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Oscar nominations will be announced on January 22. We’re counting down to the big day by tackling some tough questions and spouting some mad opinions. Today’s topic: What bona fide long shots should get a nomination?

Adam: Give Killer In Bruges a Shot

Segueing nicely from my last post, a long shot for Best Picture that I would like to see is In Bruges. As I stated before, this was one of my favorite movies of the year and I honestly think it deserves a nod for Best Picture above Benjamin Button and Frost/Nixon. I liked Frost/Nixon, but the fact that it is even in the running for Best Picture is a testament to the Academy’s complacency with mediocrity – as long as it is in the correct genre/format. Exceptional comedies or action movies are largely ignored in favor of familiar dramas, bio pics, or period pieces. I think The Dark Knight‘s seeming lock for a Best Picture nomination is the best thing to happen to the Oscars in a number of years. The fact that it is a long shot to win, however, just underscores the trend of prepossessed b***s*** that pervades the institution as well as the awards.

Jared: It’s Great WALL-E is in the Best Picture Universe But it Should Be a Nominee

That WALL-E is even in the discussion for Best Picture is a victory of sorts. But its status as a long shot is still disheartening. Sure, I could point to its status as tied for the second-highest metacritic rating of the year or its 96% fresh on Rotten Tomatoes, better than any of the current favorites for Best Picture as evidence to how highly-regarded it is among critics. Or its 8.5 rating on imdb, good for third among 2008 releases, as evidence of its popular appeal. Certainly it would seem strange for a movie with such widespread admiration among critics and the masses to not be noticed by the Academy. (Note that almost all of the arguments in favor of The Dark Knight work as well, if not better, for WALL-E). And yet I keep coming back to the impact it had on me. No other movie this year came so close to actually taking my breath away, to leaving me slightly stunned as I took an extra second after it finished to collect my thoughts. Surely that’s what filmmaking is all about. And surely that’s what defines a best picture.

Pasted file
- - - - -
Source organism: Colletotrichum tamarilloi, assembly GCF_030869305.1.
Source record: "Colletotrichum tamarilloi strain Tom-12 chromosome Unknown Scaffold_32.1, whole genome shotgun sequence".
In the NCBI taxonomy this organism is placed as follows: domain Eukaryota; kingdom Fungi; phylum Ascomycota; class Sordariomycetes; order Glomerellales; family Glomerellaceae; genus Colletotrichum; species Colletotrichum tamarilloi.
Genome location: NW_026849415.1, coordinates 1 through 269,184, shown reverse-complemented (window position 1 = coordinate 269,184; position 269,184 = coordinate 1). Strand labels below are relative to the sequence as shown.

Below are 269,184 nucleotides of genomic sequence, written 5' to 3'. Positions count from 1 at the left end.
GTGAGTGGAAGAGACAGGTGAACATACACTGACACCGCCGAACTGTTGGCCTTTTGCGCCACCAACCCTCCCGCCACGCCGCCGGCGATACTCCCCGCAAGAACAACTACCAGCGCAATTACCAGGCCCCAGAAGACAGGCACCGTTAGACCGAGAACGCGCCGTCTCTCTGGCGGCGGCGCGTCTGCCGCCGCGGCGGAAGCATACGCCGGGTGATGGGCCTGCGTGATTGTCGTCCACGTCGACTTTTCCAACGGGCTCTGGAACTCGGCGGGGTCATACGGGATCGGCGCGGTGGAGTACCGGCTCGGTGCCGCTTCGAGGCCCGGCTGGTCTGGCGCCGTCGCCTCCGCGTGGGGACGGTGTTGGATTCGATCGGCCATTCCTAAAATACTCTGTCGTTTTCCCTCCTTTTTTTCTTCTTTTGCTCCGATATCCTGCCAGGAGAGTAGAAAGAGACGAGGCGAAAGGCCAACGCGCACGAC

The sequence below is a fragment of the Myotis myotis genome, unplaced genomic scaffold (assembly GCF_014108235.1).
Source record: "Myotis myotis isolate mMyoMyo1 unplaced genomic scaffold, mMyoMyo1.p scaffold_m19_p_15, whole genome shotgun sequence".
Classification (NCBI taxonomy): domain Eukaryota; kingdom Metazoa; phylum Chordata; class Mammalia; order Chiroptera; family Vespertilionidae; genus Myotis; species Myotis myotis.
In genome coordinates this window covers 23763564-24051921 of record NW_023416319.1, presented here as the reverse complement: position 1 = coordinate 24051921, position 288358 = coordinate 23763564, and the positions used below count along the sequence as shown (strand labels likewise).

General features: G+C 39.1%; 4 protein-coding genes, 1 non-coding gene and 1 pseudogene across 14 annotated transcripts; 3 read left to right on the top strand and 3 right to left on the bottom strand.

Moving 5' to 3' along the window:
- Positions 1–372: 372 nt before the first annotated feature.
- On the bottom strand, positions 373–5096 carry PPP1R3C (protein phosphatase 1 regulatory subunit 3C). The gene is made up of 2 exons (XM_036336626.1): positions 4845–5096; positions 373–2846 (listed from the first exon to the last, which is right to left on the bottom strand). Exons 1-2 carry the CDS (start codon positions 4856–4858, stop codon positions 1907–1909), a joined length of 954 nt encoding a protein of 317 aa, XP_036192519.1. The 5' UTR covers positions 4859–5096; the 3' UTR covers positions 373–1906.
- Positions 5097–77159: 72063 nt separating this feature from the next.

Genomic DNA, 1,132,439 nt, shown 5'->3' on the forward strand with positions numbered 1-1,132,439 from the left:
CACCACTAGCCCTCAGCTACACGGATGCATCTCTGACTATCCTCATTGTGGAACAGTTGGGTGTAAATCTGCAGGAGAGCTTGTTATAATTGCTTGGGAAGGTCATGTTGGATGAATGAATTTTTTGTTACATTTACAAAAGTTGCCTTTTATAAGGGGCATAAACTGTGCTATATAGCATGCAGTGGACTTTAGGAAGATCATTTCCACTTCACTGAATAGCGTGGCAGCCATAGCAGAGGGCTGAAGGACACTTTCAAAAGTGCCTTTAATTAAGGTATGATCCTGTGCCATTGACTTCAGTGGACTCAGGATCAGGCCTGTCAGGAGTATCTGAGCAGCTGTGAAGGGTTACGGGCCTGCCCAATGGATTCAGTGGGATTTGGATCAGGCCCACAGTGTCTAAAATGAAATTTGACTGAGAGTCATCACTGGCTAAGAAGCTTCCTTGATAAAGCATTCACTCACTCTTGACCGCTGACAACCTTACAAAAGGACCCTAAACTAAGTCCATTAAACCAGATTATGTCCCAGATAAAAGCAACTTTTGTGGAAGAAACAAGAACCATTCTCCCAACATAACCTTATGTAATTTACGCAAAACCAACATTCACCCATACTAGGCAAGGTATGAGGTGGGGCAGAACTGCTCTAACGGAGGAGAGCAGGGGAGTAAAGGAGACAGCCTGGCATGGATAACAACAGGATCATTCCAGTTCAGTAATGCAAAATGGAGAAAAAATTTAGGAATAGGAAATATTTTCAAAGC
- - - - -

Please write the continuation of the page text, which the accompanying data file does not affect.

John: Can The Wrestler Stage a Comeback (From Long Shot Status)?

The Wrestler is a really terrific movie that has stayed in my head much longer than expected. It’s a simple but classic story with a great, well-developed central character. I loved Mickey Rourke and Marisa Tomei’s performances as well as Darren Aronofsky’s documentary-style visuals. For a film that has been widely admired it’s odd that it hasn’t even moved onto the bubble for Best Picture. A lot of times a film garnering wide acclaim for only its acting will falter in other aspects (think La Vie en Rose or The Last King of Scotland) but that’s certainly not the case for The Wrestler. Every time a commercial for the film comes on and that Springsteen title song plays I get chills. I wouldn’t wish to promote it over The Dark Knight but it’s a shame that it’s barely in the conversation.

We all went with Best Picture choices, so let me throw out a few acting options as well. Burn After Reading was funnier in concept than in reality (meaning I enjoy thinking back on it than I did actually watching it) but it had some really terrific acting. As far as I know no performance has been promoted over the others, potentially causing the actors to cancel each other out, but it’d be great to see one of them pick up a Supporting nod. I’d put Brad Pitt and Frances McDormand at the top, but John Malkovich, Twilda Swinton, and George Clooney were also swell.

That’s what we say. What are some genuine long shots that deserve more of a chance?

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